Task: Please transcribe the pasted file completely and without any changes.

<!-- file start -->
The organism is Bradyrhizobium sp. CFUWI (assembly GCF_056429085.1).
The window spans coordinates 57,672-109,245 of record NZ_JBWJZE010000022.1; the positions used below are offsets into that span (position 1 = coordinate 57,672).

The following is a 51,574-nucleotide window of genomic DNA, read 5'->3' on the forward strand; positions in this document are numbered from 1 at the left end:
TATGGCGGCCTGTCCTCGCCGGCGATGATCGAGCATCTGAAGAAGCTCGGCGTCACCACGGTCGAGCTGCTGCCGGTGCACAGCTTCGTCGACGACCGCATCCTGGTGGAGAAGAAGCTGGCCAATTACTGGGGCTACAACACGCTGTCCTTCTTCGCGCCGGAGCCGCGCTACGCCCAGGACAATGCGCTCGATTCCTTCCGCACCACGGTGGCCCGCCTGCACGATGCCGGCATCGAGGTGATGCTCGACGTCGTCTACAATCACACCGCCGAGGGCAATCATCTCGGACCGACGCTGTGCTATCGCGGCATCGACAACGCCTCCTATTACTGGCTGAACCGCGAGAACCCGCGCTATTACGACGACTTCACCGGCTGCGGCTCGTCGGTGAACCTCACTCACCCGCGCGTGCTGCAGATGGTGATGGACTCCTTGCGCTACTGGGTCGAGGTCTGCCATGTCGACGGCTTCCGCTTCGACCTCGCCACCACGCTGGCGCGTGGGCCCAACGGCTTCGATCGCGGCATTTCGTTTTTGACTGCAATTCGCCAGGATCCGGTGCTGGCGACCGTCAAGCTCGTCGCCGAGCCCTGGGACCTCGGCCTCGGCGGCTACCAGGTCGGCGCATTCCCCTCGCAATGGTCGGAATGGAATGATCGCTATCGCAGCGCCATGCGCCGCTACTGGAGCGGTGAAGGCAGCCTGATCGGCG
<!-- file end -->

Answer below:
The organism is Bradyrhizobium sp. CFUWI (assembly GCF_056429085.1).
The window spans coordinates 57,672-109,245 of record NZ_JBWJZE010000022.1; the positions used below are offsets into that span (position 1 = coordinate 57,672).

The following is a 51,574-nucleotide window of genomic DNA, read 5'->3' on the forward strand; positions in this document are numbered from 1 at the left end:
TATGGCGGCCTGTCCTCGCCGGCGATGATCGAGCATCTGAAGAAGCTCGGCGTCACCACGGTCGAGCTGCTGCCGGTGCACAGCTTCGTCGACGACCGCATCCTGGTGGAGAAGAAGCTGGCCAATTACTGGGGCTACAACACGCTGTCCTTCTTCGCGCCGGAGCCGCGCTACGCCCAGGACAATGCGCTCGATTCCTTCCGCACCACGGTGGCCCGCCTGCACGATGCCGGCATCGAGGTGATGCTCGACGTCGTCTACAATCACACCGCCGAGGGCAATCATCTCGGACCGACGCTGTGCTATCGCGGCATCGACAACGCCTCCTATTACTGGCTGAACCGCGAGAACCCGCGCTATTACGACGACTTCACCGGCTGCGGCTCGTCGGTGAACCTCACTCACCCGCGCGTGCTGCAGATGGTGATGGACTCCTTGCGCTACTGGGTCGAGGTCTGCCATGTCGACGGCTTCCGCTTCGACCTCGCCACCACGCTGGCGCGTGGGCCCAACGGCTTCGATCGCGGCATTTCGTTTTTGACTGCAATTCGCCAGGATCCGGTGCTGGCGACCGTCAAGCTCGTCGCCGAGCCCTGGGACCTCGGCCTCGGCGGCTACCAGGTCGGCGCATTCCCCTCGCAATGGTCGGAATGGAATGATCGCTATCGCAGCGCCATGCGCCGCTACTGGAGCGGTGAAGGCAGCCTGATCGGCG